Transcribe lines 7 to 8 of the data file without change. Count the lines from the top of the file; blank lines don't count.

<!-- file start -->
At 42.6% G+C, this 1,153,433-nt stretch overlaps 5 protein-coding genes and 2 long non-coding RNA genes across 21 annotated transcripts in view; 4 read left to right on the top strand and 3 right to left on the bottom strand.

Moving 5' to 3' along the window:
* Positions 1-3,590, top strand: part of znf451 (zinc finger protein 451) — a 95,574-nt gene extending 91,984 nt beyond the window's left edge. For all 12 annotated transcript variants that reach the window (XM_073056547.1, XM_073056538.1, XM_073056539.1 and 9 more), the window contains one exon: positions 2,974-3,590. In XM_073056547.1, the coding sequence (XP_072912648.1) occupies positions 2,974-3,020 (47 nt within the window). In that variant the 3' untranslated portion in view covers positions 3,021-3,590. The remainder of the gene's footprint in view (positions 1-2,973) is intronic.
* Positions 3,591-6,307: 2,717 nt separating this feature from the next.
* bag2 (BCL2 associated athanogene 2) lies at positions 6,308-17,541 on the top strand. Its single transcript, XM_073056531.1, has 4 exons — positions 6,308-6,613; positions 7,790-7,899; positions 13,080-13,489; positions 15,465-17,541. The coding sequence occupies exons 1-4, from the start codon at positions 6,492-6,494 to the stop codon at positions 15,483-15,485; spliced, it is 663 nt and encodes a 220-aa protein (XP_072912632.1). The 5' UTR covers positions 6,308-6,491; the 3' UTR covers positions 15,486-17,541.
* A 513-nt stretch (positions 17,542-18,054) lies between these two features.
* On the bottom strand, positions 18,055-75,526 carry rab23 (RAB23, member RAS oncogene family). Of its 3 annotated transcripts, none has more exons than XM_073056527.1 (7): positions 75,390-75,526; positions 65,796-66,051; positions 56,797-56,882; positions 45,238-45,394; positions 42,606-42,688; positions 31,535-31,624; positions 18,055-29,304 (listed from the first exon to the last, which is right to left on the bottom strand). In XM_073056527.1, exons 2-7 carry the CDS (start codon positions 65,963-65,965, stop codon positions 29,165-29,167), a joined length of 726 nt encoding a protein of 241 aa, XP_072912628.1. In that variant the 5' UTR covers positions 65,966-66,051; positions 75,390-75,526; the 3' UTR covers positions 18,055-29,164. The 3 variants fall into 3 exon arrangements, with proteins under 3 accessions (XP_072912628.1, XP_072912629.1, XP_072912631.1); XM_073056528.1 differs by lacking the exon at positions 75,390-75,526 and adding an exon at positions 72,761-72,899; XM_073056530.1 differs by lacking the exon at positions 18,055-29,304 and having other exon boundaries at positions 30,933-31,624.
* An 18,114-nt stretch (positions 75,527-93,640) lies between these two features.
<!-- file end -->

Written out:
* On the bottom strand, positions 18,055-75,526 carry rab23 (RAB23, member RAS oncogene family). Of its 3 annotated transcripts, none has more exons than XM_073056527.1 (7): positions 75,390-75,526; positions 65,796-66,051; positions 56,797-56,882; positions 45,238-45,394; positions 42,606-42,688; positions 31,535-31,624; positions 18,055-29,304 (listed from the first exon to the last, which is right to left on the bottom strand). In XM_073056527.1, exons 2-7 carry the CDS (start codon positions 65,963-65,965, stop codon positions 29,165-29,167), a joined length of 726 nt encoding a protein of 241 aa, XP_072912628.1. In that variant the 5' UTR covers positions 65,966-66,051; positions 75,390-75,526; the 3' UTR covers positions 18,055-29,164. The 3 variants fall into 3 exon arrangements, with proteins under 3 accessions (XP_072912628.1, XP_072912629.1, XP_072912631.1); XM_073056528.1 differs by lacking the exon at positions 75,390-75,526 and adding an exon at positions 72,761-72,899; XM_073056530.1 differs by lacking the exon at positions 18,055-29,304 and having other exon boundaries at positions 30,933-31,624.
* An 18,114-nt stretch (positions 75,527-93,640) lies between these two features.